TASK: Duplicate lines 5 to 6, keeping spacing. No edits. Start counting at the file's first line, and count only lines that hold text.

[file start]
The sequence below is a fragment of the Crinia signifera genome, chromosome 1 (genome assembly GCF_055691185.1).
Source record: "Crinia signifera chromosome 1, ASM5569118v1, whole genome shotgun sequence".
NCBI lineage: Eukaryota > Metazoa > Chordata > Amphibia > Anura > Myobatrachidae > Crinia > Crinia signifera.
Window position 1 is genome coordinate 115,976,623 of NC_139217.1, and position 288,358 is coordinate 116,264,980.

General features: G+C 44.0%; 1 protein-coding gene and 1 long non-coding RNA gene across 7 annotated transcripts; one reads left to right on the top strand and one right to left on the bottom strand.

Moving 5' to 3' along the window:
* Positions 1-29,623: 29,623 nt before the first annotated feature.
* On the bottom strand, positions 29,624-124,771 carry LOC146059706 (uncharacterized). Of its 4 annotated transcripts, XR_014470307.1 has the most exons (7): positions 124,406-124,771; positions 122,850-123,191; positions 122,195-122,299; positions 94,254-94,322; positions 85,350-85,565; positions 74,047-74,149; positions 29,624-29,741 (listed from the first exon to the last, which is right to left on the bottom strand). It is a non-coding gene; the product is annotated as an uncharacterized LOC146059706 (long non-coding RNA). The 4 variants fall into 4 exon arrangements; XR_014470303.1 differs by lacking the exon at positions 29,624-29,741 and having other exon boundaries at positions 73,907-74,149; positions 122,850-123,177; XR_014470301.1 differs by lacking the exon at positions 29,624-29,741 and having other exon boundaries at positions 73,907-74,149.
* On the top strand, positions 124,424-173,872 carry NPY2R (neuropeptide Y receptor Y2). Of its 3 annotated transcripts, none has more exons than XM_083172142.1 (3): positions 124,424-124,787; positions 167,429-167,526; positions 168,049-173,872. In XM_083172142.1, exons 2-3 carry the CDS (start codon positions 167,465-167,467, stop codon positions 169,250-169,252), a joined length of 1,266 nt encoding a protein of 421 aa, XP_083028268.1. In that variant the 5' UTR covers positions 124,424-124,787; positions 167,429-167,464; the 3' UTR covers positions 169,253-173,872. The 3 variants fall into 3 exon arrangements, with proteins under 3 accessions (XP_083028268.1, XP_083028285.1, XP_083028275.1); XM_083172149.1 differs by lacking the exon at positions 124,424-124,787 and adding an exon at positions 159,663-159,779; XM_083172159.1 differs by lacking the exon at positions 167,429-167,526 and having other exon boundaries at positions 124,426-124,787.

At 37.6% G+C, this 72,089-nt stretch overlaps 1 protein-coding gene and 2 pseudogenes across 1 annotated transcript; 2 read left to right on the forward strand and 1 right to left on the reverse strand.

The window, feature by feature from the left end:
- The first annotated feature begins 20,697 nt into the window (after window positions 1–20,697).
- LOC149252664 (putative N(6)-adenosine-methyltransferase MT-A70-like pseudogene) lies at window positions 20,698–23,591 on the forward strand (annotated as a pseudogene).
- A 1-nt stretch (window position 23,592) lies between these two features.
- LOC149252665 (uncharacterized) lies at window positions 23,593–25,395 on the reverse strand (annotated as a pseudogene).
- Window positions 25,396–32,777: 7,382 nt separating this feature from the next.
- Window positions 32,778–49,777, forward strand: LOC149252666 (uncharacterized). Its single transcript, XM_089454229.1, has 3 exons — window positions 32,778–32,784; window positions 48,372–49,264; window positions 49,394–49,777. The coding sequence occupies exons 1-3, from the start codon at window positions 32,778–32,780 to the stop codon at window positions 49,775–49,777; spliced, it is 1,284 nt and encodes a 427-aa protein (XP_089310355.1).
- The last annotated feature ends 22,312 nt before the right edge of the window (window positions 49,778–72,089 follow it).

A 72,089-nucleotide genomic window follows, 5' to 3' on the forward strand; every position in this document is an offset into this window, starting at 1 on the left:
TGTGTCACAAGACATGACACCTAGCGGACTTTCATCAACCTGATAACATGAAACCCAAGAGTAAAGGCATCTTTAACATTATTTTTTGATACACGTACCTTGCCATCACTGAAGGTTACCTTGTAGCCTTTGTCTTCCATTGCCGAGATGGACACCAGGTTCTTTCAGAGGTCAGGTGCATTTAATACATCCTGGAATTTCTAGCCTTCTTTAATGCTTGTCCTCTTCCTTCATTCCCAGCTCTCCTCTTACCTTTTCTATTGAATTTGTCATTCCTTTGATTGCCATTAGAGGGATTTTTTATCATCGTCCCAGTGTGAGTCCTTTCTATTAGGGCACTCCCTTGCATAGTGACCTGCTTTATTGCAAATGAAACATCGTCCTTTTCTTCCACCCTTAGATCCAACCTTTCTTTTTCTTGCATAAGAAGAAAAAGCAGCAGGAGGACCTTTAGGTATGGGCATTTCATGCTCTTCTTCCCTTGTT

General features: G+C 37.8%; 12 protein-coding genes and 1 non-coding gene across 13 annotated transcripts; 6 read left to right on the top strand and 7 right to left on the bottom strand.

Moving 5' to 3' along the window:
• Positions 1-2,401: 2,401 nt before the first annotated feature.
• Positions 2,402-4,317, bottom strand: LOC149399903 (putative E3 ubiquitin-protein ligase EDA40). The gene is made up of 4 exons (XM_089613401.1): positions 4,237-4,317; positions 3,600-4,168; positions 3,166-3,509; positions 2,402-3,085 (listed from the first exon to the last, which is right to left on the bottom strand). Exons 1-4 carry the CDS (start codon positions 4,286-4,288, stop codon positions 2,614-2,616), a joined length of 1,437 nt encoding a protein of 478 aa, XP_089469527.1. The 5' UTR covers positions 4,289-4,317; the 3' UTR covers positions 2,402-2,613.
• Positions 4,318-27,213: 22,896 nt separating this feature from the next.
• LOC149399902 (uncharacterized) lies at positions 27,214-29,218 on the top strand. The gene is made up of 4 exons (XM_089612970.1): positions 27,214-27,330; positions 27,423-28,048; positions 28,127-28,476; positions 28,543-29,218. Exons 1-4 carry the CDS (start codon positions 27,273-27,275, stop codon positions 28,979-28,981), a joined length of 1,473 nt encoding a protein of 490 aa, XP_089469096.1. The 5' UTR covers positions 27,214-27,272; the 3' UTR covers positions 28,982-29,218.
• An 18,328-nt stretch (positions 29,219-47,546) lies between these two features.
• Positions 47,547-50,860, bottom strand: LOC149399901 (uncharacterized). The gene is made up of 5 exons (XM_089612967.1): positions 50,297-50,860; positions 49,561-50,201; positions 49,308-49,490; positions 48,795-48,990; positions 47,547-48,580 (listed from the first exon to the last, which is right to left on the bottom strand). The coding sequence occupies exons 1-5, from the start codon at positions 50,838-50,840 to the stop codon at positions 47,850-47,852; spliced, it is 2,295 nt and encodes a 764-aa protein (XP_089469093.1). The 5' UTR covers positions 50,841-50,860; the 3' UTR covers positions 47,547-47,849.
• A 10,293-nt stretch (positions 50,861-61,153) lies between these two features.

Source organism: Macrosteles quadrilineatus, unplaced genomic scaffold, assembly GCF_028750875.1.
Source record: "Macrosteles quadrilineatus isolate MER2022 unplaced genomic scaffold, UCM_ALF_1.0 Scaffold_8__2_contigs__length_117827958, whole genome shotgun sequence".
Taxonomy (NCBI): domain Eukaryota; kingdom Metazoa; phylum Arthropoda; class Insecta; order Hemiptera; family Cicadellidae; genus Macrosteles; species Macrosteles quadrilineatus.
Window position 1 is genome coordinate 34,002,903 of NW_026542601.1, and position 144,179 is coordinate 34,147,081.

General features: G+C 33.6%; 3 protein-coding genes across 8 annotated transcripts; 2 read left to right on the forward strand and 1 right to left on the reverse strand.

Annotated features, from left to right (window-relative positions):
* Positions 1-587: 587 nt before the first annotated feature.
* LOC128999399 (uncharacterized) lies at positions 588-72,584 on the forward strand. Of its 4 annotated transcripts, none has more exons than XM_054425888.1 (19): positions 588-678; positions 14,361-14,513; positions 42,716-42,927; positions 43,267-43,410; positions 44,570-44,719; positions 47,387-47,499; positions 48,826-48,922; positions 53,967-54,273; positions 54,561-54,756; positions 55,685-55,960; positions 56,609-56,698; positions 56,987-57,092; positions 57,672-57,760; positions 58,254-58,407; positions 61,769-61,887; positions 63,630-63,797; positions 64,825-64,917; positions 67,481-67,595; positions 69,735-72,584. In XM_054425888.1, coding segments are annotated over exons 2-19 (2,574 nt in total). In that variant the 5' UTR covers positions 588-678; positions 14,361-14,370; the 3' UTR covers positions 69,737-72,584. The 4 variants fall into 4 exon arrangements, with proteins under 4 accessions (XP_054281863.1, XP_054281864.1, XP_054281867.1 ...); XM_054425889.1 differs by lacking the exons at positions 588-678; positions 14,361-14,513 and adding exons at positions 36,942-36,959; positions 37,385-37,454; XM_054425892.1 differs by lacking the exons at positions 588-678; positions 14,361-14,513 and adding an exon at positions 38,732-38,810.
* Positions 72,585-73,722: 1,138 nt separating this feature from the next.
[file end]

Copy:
General features: G+C 44.0%; 1 protein-coding gene and 1 long non-coding RNA gene across 7 annotated transcripts; one reads left to right on the top strand and one right to left on the bottom strand.

Moving 5' to 3' along the window: